Liberal republicanism and the role of civil society
David Bourget (Western Ontario)
David Chalmers (ANU, NYU)
Rafael De Clercq
Ezio Di Nucci
Jack Alan Reynolds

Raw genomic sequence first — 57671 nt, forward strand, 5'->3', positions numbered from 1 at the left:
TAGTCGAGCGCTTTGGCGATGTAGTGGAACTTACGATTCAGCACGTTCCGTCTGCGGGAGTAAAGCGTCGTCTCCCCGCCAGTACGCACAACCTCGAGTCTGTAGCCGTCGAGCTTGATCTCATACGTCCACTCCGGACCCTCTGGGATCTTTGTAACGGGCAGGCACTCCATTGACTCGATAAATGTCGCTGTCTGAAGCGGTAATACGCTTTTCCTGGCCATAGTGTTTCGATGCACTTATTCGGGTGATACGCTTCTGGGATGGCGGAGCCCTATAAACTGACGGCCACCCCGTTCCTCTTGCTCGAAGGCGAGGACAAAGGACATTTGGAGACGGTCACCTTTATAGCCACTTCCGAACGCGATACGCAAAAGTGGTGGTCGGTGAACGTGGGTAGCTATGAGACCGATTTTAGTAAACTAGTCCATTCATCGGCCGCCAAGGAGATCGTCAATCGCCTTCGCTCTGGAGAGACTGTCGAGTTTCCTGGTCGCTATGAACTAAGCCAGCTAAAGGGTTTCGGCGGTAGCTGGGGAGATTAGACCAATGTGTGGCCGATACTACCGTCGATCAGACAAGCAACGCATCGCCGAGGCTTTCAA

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The political liberalism of Rawls and Larmore is presented as uniquely able to solve the problems of modern political theory. In the face of a plurality of reasonable comprehensive conceptions of the good, a legitimate liberal state can legislate solely on the basis of a modular conception of justice affirmed from within each reasonable conception. However, it is argued that this view, while restrictive, has to permit the promotion of its own pre-conditions. This demanding duty of civic restraint requires citizens who have been educated for citizen virtue in the context of associational life in civil society. This challenge to expand liberalism to cover its own preconditions at the level of a moral background culture, has usually been levelled by one kind of republican/communitarian (Charles Taylor) or so-called "ethical liberals". It can be met by the adoption of a liberal republicanism that operates within the constraints of Rawls' political liberalism but nevertheless explains and justifies why such a view must treat traditional republican themes such as active citizenship and the importance of associational life. The solution lies in treating these values as option values, in a sense that is explained.
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